It is #1 daughter’s birthday today, Son-in-Law’s graduation day from nuclear chemistry school (whatever they call that), and #2 daughter’s first day of classes.

Dweezy says they are calling it “Juneuary” where he lives, it is so balmy. But Natalie (http://knitting.xaviermusketeer.com/) says it is Sockuary, so I will give in to the temptation to discuss socks. (Go check out her scarf, too — it’s very pretty.) CheriM (http://www.xanga.com/home.aspx?user=CheriM) also has posted her snazzy sock’s picture.

Feebeeglee asked about using garter stitch for the heel of a sock. I’m thinking that it might be too stretchy, but I have never tried it. I normally use the Sock Heel Stitch. I don’t know any other name for this stitch, or any other use for it, either, although I guess you could make a cell phone cozy out of it if you wanted to.

As you recall from our last thrilling installment, you have a cuff and have knitted to the point at which you must decide whether it is a sock or a mitten. Now — for a sock — you make a heel.

To make a heel, you knit back and forth on one third of the stitches. Purl all wrong side rows. On the right-side rows, knit one, slip one, all the way across. Knit the edge stiches on every row. Continue this until you have a square. You can tell it is a square by folding it diagonally. If it is a square, it will fold into a tidy triangle. Many people just do 2 rows fewer than the number of stitches, but I find that having to stop and count gets in the way of reading, while making sure that it’s a square doesn’t. Up to you.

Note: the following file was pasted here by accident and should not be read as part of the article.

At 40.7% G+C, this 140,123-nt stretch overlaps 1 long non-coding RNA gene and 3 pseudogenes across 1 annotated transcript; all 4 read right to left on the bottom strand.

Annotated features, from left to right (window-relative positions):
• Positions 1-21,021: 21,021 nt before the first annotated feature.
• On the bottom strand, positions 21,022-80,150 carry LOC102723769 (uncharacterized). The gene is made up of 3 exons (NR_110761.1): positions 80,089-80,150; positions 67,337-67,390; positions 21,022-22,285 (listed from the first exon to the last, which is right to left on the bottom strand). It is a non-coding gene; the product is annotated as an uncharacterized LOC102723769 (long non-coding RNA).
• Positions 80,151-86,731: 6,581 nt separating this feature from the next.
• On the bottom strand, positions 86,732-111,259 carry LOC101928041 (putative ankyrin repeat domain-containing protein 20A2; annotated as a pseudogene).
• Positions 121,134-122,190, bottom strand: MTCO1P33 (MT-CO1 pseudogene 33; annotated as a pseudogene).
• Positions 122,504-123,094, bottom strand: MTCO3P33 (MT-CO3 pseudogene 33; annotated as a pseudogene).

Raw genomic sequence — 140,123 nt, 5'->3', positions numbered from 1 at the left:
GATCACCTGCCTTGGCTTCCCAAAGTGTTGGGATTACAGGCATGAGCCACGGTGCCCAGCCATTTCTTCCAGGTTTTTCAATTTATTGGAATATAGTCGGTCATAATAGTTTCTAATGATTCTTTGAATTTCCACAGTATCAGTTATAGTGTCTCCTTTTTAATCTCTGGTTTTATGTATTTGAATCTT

There you are with the cuff, and a nice little knitted square. Now you turn the heel. Here is a photo tutorial of turning the heel:

http://www.royea.net/sockdemo2.html

This is the part that people think is hard. I would say that it is hard the first time you do it from written instructions. However, it seems to me that all the complex things people do in order to avoid turning the heel are harder, after you have figured it out once. What is more, all the supposedly easier heels look and feel distinctly inferior to the good traditional turned heel. Have someone physically show you, if possible. Otherwise, be brave and bold and try it! Be mentally prepared to frog it a few times if necessary. Once you have done it a time or two, you will find it easy.

You know I am opinionated. I say, if you can’t turn a heel, buy your socks!

Here is #1 son’s mitten. He wanted it loose and grunge-like, and I have done my best. If it were longer and had a heel, it would be a sock!

Both my boys are home with stomach flu, so I am spending my non-work time with them. Mostly saying things like “Lie down! If you are too sick for school, then you are too sick to be rampaging around like that!” After one of these speeches, #2 son walked carefully into the kitchen saying “See how quiet and peaceful I’m being?” and threw up on the floor. I should still be able to finish the second mitten before it gets cold. Then maybe I’ll make some socks…